Questions to Ask a Contractor before you Start a Project

questions to ask a contractor

Questions to Ask a Contractor

Below  I outlined few questions to ask a contractor before you actually let them bid on a project. That will help to interview contractors for your upcoming project. Feel free to use it.

First meeting:

  • Questions to ask a Contractor:
    • How many similar projects have you done in the area?
    • Can you provide addresses of complete projects, so we can swing by and take a look at them from the street?
    • Any of your previous clients would to let us see your work from inside?
    • You do most of the trades using own forces or use subcontractors?
    • How you typically deal with change orders in different situations? (architect/designer mistakes, structural engineering doesn’t work with interior design, unclear drawings, misinterpreting client notes)
    • Are there any construction trades that you can let us complete ourselves or with help of a friend?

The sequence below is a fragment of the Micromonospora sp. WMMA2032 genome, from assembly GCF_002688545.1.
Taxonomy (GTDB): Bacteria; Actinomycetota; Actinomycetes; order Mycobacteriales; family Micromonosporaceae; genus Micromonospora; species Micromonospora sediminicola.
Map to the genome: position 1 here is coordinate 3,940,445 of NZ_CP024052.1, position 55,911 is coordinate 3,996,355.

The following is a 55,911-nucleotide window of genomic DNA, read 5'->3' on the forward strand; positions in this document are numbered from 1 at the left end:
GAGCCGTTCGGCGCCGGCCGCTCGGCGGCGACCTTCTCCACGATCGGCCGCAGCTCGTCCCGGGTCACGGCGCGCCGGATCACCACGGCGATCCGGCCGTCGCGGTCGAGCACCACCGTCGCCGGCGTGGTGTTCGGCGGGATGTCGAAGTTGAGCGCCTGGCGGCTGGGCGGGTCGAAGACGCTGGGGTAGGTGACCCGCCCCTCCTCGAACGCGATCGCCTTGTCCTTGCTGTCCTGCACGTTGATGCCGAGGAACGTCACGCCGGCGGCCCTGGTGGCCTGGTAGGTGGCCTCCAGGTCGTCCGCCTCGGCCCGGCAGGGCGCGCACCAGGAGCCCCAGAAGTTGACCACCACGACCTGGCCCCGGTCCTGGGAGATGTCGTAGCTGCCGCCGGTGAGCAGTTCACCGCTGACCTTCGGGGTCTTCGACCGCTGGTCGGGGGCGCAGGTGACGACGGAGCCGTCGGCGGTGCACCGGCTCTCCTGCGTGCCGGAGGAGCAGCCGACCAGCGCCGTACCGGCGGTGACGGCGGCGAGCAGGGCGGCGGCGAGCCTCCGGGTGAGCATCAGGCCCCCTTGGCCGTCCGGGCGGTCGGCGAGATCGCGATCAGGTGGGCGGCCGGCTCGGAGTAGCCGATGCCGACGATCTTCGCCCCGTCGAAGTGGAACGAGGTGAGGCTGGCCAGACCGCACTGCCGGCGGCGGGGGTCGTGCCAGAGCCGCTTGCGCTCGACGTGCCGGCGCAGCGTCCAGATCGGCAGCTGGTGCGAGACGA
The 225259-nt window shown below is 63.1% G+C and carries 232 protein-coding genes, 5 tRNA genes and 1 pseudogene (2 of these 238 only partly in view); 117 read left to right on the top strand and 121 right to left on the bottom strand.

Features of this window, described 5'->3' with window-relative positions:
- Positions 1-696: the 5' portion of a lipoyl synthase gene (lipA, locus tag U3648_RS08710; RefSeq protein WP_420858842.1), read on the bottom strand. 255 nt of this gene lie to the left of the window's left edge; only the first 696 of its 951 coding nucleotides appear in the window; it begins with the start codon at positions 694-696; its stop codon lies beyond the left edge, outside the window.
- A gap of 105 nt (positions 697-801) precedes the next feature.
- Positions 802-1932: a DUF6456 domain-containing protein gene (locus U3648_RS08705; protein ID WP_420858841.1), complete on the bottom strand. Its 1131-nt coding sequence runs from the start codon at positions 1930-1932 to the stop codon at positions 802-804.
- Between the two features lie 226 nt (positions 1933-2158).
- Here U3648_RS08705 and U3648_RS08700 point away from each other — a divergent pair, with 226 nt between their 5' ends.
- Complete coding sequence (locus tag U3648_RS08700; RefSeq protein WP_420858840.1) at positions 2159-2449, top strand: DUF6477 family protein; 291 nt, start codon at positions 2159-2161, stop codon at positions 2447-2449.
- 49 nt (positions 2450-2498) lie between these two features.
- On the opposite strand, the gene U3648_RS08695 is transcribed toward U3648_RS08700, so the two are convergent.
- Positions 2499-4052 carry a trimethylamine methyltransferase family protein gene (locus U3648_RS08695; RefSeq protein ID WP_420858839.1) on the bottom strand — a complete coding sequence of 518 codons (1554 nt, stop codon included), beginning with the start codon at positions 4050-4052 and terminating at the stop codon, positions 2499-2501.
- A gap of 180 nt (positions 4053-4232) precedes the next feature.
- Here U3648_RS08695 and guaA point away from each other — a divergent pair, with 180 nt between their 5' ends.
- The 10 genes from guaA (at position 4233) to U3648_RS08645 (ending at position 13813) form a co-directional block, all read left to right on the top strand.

• Do you normally provide a list of items that clients need to decide on with deadlines?
    • How far over budget in average you see your projects go? (Percentage)
    • I need my quote to include all finish materials and appliances. Will you outline these items and provide allowances for them in dollar amount, so we can realize the whole budget?
    • Are the payments tied to city inspections?

 

There is no right answer to any question. Every contractor business model is different. It’s  matter for you to understand how contractor operate his business and how that will fit your needs and requirements.

In general 5-6 bids are necessary from reputable contractors; one lowest and one most expensive bid  should be excluded from competition and you continue to work with remaining bidders until you are ready to award a contract to a best suited contractor for your project.

And of course references, references, references…

 

Even if you don’t need an extra bid for your project from us, keep this list of questions to ask your contractor or yourself before getting engaged in a contract.

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